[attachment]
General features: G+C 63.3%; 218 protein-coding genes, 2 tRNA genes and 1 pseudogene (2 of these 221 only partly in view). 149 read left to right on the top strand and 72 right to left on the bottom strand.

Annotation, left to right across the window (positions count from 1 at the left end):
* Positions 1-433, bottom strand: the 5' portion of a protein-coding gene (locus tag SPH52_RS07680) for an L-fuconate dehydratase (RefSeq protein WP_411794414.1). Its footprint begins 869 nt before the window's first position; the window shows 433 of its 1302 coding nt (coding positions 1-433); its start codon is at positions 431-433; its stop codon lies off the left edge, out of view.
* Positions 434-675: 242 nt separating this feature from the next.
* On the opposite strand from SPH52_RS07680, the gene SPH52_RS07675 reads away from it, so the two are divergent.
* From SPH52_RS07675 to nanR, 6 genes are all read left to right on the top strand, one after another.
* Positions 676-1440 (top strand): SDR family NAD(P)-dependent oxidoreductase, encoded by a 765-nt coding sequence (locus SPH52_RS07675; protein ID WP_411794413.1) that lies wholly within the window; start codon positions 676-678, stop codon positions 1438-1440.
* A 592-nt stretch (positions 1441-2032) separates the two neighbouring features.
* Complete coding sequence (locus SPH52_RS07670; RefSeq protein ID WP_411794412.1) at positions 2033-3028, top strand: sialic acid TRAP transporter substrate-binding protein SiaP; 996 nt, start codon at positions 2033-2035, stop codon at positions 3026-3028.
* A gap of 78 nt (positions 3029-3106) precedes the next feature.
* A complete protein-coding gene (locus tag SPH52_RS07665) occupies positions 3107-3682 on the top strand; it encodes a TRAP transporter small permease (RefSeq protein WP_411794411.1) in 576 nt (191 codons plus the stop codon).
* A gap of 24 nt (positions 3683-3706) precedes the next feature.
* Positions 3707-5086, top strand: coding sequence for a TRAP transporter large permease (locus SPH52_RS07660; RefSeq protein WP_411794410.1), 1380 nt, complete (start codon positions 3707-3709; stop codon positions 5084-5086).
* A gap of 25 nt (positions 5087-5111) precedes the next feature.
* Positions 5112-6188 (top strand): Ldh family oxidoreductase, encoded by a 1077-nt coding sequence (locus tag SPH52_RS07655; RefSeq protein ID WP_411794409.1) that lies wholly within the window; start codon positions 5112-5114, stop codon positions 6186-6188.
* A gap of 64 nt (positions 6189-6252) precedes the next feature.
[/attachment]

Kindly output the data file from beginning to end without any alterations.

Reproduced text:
General features: G+C 63.3%; 218 protein-coding genes, 2 tRNA genes and 1 pseudogene (2 of these 221 only partly in view). 149 read left to right on the top strand and 72 right to left on the bottom strand.

Annotation, left to right across the window (positions count from 1 at the left end):
* Positions 1-433, bottom strand: the 5' portion of a protein-coding gene (locus tag SPH52_RS07680) for an L-fuconate dehydratase (RefSeq protein WP_411794414.1). Its footprint begins 869 nt before the window's first position; the window shows 433 of its 1302 coding nt (coding positions 1-433); its start codon is at positions 431-433; its stop codon lies off the left edge, out of view.
* Positions 434-675: 242 nt separating this feature from the next.
* On the opposite strand from SPH52_RS07680, the gene SPH52_RS07675 reads away from it, so the two are divergent.
* From SPH52_RS07675 to nanR, 6 genes are all read left to right on the top strand, one after another.
* Positions 676-1440 (top strand): SDR family NAD(P)-dependent oxidoreductase, encoded by a 765-nt coding sequence (locus SPH52_RS07675; protein ID WP_411794413.1) that lies wholly within the window; start codon positions 676-678, stop codon positions 1438-1440.
* A 592-nt stretch (positions 1441-2032) separates the two neighbouring features.
* Complete coding sequence (locus SPH52_RS07670; RefSeq protein ID WP_411794412.1) at positions 2033-3028, top strand: sialic acid TRAP transporter substrate-binding protein SiaP; 996 nt, start codon at positions 2033-2035, stop codon at positions 3026-3028.
* A gap of 78 nt (positions 3029-3106) precedes the next feature.
* A complete protein-coding gene (locus tag SPH52_RS07665) occupies positions 3107-3682 on the top strand; it encodes a TRAP transporter small permease (RefSeq protein WP_411794411.1) in 576 nt (191 codons plus the stop codon).
* A gap of 24 nt (positions 3683-3706) precedes the next feature.
* Positions 3707-5086, top strand: coding sequence for a TRAP transporter large permease (locus SPH52_RS07660; RefSeq protein WP_411794410.1), 1380 nt, complete (start codon positions 3707-3709; stop codon positions 5084-5086).
* A gap of 25 nt (positions 5087-5111) precedes the next feature.
* Positions 5112-6188 (top strand): Ldh family oxidoreductase, encoded by a 1077-nt coding sequence (locus tag SPH52_RS07655; RefSeq protein ID WP_411794409.1) that lies wholly within the window; start codon positions 5112-5114, stop codon positions 6186-6188.
* A gap of 64 nt (positions 6189-6252) precedes the next feature.